Erik Burgess, Published January 25 2014
Fargo author explores 'ND nice' in new book
But for Marc de Celle, the man who spilled the drink, kindness is seldom random and almost never insignificant.
De Celle, an Arizona transplant who moved to Fargo in 2005, would go on to seek out the name of this woman, and then find out where she worked so he could continue to offer his thanks in person.
The story, and others like it, would eventually make its way into de Celle’s latest book about anonymous acts of kindness in and around Fargo, “Close Encounters of the Fargo Kind,” which hit bookshelves in November. It’s the follow-up to his popular “How Fargo of You,” first released in 2010.
“I don’t like the term ‘North Dakota nice.’ Because I think it goes a lot deeper,” de Celle said in a recent interview.
And de Celle is willing to dig deeper. He says he’s on a mission to make sure North Dakotans recognize how great it is here.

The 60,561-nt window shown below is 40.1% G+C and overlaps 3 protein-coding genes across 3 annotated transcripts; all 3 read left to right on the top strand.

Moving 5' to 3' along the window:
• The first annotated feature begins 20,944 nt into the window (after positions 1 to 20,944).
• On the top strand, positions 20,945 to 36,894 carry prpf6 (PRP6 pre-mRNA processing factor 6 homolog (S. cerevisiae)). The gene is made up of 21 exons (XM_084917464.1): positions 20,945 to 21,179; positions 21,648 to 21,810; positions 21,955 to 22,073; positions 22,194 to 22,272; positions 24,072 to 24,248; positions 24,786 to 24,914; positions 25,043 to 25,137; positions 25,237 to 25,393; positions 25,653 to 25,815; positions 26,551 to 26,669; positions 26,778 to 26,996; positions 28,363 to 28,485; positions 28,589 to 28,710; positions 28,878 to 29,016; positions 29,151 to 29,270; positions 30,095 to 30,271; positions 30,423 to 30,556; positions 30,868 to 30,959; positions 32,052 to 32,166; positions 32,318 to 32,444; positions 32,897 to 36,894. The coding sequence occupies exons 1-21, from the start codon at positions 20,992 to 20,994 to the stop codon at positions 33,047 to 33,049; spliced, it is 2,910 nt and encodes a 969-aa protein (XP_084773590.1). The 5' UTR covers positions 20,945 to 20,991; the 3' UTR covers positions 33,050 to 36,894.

But critics say his countless stories of random kindness here display a rose-tinted and skewed understanding of life in the Red River Valley, where life isn’t quite as perfect as de Celle portrays it.
“It’s an enjoyable book to read, and I like all of his local references, but I don’t think anyone should consider it to be the entire picture,” said Eunice Johnston, a senior lecturer in the English department at North Dakota State University.
Pleasant culture shocks
Born and raised in much warmer climates, de Celle had no intention of ever moving to Fargo, let alone writing two books about the frigid northland.
He’s not even an author by trade. He has training in marketing and was a musician in Los Angeles for several years.